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Oracle on Offer

(The following are extracts from an article that appeared in the Money supplement of the
Sydney Morning Herald and the Melbourne Age on 15 November 2005

By Barbara Drury

Warren Buffett is the pin-up boy of investors everywhere, and it's easy to see why. Over the past 40 years shares in his Berkshire Hathaway investment company have grown at an average rate of 21.9 per cent a year, making a $US10,000 investment in 1965 worth $US50 million ($68 million) today.

But with the shares trading at about $US88,000 a pop, few investors have enough cash to join the gravy train.

John Price, who follows Buffett's investment methods for his Conscious Investing share analysis service, thinks investors could just as easily gain exposure to Berkshire through its B shares, which are trading at $US2900. A B share is one-thirtieth of an A share. The B shares have less voting rights, but the price moves in tandem with the A shares.

For example, investors could set up an account with CommSec and for brokerage of $US65 buy a few B shares, and their money would be invested purely in Berkshire Hathaway shares. By comparison, the Global Masters Fund plans to invest up to 80 per cent of investors' funds in Berkshire shares, with the remainder in managed bond funds and cash to provide liquidity. As Berkshire doesn't pay dividends, the income from the bond funds will pay management fees and a small cash dividend to investors, which can be reinvested at a discount of 5 per cent on the prevailing share price.

John Price says Berkshire is difficult to value since it is a mixture of equities and fully owned private companies.

Among Berkshire's largest equity holdings are American Express, Coca-Cola, Gillette (now Proctor & Gamble), H&R Block, Moody's Corporation, PetroChina, The Washington Post Company and Wells Fargo.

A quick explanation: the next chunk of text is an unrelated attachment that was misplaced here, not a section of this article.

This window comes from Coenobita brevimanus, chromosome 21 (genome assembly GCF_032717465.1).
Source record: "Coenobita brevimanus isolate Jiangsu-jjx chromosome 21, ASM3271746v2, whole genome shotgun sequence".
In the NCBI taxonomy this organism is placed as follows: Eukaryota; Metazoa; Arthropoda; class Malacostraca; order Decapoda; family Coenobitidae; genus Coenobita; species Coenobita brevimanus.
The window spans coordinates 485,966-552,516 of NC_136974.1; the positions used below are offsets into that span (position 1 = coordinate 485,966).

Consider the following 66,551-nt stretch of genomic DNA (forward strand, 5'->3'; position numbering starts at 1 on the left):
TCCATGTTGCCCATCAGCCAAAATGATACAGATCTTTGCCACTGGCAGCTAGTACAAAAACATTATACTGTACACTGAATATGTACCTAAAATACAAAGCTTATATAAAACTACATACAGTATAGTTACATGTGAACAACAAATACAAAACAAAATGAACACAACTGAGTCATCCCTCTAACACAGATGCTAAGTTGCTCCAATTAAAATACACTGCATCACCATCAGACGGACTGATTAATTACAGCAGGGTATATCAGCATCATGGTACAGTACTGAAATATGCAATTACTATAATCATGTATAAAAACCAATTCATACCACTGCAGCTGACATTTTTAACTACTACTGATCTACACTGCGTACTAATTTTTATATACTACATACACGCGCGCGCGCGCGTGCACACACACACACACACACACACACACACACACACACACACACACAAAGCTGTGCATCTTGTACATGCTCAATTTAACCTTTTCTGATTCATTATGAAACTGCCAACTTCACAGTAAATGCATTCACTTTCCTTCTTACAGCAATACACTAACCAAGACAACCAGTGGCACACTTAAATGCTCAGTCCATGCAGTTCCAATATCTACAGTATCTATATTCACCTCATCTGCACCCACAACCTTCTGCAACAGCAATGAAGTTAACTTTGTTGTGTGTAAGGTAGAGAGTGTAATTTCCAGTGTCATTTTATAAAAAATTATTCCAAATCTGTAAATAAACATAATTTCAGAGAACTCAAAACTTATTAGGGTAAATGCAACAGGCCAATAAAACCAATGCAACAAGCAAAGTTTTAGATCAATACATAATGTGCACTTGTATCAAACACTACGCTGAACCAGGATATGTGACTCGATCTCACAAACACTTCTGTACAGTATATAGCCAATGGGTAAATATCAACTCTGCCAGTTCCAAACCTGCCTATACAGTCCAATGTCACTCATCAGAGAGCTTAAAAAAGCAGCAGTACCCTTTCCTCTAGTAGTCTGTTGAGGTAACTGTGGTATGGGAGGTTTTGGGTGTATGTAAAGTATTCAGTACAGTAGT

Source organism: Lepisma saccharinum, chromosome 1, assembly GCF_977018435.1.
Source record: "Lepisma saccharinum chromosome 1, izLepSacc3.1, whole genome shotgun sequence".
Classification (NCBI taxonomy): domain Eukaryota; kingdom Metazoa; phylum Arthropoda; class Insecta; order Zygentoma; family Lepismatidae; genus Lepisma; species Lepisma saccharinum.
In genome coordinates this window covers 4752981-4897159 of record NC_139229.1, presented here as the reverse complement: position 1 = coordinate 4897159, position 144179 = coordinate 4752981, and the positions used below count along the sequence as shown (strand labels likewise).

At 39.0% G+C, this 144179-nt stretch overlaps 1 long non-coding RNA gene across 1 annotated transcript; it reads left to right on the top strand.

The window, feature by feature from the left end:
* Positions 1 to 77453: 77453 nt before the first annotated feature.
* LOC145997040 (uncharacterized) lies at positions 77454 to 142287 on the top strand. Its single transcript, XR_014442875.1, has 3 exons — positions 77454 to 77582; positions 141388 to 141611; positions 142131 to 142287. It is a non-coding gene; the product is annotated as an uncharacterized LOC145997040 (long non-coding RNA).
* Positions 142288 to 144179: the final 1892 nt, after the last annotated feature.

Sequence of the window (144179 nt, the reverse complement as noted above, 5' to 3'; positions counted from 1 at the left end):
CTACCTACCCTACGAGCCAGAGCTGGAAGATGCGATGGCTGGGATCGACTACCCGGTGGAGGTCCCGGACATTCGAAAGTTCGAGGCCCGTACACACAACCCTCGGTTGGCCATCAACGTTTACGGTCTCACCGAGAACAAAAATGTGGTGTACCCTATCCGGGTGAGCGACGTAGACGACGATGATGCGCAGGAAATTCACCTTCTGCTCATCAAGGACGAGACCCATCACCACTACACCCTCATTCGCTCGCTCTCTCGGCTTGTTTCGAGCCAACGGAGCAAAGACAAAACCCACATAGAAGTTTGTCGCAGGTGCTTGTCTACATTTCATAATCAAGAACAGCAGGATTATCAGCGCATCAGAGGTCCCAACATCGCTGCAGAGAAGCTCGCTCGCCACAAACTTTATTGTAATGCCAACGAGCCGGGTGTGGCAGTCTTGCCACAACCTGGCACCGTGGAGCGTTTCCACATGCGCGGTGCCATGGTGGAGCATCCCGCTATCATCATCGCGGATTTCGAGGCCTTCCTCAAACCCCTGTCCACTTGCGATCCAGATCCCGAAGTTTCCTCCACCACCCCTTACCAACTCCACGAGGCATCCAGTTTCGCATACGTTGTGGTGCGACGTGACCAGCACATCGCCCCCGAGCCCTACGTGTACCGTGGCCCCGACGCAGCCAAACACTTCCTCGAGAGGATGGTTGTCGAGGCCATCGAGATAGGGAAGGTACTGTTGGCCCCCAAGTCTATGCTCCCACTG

Some of the largest totally owned companies are insurers General Re and GEICO. It also owns 80 per cent of MidAmerican Energy Holdings as well as numerous home furnishings and jewellery stores. One of the companies Australian travellers would be familiar with is See's Candies, which are sold in most US airports.

Price says Berkshire is probably undervalued at the moment because its share price has not been keeping up with growth in equity.

"A big drag on the company is that it has about $40 billion in cash because [Buffett] hasn't found anything that meets his investment criteria in big enough volume," he says.

Buffett has said he would consider a share buyback or introduce dividends if he hasn't reduced this cash in a few years' time.

Price says owning a B Share can have spin-off benefits for investors. Not only does it ensure you receive an annual report, but you can gain admittance to the annual meeting.

"You may even get to meet the man himself since for the past two years there has been a special reception for overseas visitors," says Price, who has made the pilgrimage himself. Long-term investors should also keep in mind that the so-called sage of Omaha is already in his 70s and if anything happened to him shares in Berkshire would come under selling pressure.

Appointing Microsoft founder Bill Gates to the board was a shrewd move to allay investor fears, but there is no doubt the company would lose its almost mythical status without Buffett.

[ Complete article ]


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